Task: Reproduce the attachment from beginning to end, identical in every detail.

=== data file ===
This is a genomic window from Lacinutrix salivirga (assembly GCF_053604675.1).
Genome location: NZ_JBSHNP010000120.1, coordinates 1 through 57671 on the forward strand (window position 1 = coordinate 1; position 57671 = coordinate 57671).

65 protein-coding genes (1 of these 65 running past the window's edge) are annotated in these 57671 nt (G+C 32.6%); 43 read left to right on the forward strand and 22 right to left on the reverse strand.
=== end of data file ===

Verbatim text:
This is a genomic window from Lacinutrix salivirga (assembly GCF_053604675.1).
Genome location: NZ_JBSHNP010000120.1, coordinates 1 through 57671 on the forward strand (window position 1 = coordinate 1; position 57671 = coordinate 57671).

65 protein-coding genes (1 of these 65 running past the window's edge) are annotated in these 57671 nt (G+C 32.6%); 43 read left to right on the forward strand and 22 right to left on the reverse strand.